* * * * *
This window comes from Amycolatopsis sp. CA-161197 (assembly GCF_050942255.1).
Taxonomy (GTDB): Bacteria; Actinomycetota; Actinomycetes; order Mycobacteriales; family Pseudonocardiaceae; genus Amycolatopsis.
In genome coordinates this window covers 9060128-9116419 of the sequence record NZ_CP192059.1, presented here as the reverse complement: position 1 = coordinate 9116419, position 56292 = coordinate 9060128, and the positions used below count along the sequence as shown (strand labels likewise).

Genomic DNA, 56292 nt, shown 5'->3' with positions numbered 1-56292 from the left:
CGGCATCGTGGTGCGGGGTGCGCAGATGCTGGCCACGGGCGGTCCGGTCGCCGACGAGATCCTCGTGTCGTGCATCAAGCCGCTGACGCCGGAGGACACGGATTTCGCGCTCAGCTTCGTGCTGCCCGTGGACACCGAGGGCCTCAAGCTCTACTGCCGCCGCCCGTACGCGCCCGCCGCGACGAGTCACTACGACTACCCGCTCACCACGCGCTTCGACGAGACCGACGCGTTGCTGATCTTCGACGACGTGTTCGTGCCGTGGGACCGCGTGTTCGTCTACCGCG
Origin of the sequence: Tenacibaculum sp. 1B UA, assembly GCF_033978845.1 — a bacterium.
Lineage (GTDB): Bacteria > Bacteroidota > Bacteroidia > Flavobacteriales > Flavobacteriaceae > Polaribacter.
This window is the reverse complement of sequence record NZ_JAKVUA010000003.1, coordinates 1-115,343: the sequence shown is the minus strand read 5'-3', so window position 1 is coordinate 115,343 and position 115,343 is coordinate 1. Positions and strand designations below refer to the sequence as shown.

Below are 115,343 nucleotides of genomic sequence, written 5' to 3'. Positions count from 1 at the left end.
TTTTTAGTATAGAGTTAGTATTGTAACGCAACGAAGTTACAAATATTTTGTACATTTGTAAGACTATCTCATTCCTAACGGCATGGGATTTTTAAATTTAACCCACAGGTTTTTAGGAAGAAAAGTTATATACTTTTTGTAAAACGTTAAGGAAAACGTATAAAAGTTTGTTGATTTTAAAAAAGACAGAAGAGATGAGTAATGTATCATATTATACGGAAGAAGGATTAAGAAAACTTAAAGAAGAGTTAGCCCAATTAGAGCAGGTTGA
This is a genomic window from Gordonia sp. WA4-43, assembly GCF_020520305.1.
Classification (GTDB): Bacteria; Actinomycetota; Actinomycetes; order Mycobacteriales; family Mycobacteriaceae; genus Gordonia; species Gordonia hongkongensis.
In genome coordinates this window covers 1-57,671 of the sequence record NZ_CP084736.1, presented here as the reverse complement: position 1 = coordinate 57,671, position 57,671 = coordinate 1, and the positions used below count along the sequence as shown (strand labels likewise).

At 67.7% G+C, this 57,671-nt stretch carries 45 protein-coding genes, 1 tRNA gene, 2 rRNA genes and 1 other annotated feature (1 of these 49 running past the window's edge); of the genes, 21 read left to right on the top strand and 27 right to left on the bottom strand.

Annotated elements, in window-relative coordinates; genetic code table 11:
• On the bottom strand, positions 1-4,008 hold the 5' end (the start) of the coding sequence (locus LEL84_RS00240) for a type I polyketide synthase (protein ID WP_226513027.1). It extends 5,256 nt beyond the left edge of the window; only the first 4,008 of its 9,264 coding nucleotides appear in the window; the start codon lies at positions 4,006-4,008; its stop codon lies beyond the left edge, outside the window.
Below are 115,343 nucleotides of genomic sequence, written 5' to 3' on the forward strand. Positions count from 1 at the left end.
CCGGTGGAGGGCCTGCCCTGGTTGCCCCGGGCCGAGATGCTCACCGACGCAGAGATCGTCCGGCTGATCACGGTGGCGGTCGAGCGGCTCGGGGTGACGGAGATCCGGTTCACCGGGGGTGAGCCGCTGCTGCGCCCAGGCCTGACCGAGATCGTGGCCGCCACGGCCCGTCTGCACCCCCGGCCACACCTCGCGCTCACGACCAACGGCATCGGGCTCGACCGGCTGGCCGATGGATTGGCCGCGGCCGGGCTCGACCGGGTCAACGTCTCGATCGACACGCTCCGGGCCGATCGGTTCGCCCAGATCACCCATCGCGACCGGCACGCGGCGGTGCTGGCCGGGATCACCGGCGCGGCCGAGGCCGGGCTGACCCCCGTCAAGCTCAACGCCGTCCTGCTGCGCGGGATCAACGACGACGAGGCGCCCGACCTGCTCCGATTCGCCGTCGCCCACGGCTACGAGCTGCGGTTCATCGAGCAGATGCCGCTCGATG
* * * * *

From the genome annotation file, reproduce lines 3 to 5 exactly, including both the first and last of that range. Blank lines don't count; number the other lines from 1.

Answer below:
In genome coordinates this window covers 9060128-9116419 of the sequence record NZ_CP192059.1, presented here as the reverse complement: position 1 = coordinate 9116419, position 56292 = coordinate 9060128, and the positions used below count along the sequence as shown (strand labels likewise).

Genomic DNA, 56292 nt, shown 5'->3' with positions numbered 1-56292 from the left:
CGGCATCGTGGTGCGGGGTGCGCAGATGCTGGCCACGGGCGGTCCGGTCGCCGACGAGATCCTCGTGTCGTGCATCAAGCCGCTGACGCCGGAGGACACGGATTTCGCGCTCAGCTTCGTGCTGCCCGTGGACACCGAGGGCCTCAAGCTCTACTGCCGCCGCCCGTACGCGCCCGCCGCGACGAGTCACTACGACTACCCGCTCACCACGCGCTTCGACGAGACCGACGCGTTGCTGATCTTCGACGACGTGTTCGTGCCGTGGGACCGCGTGTTCGTCTACCGCG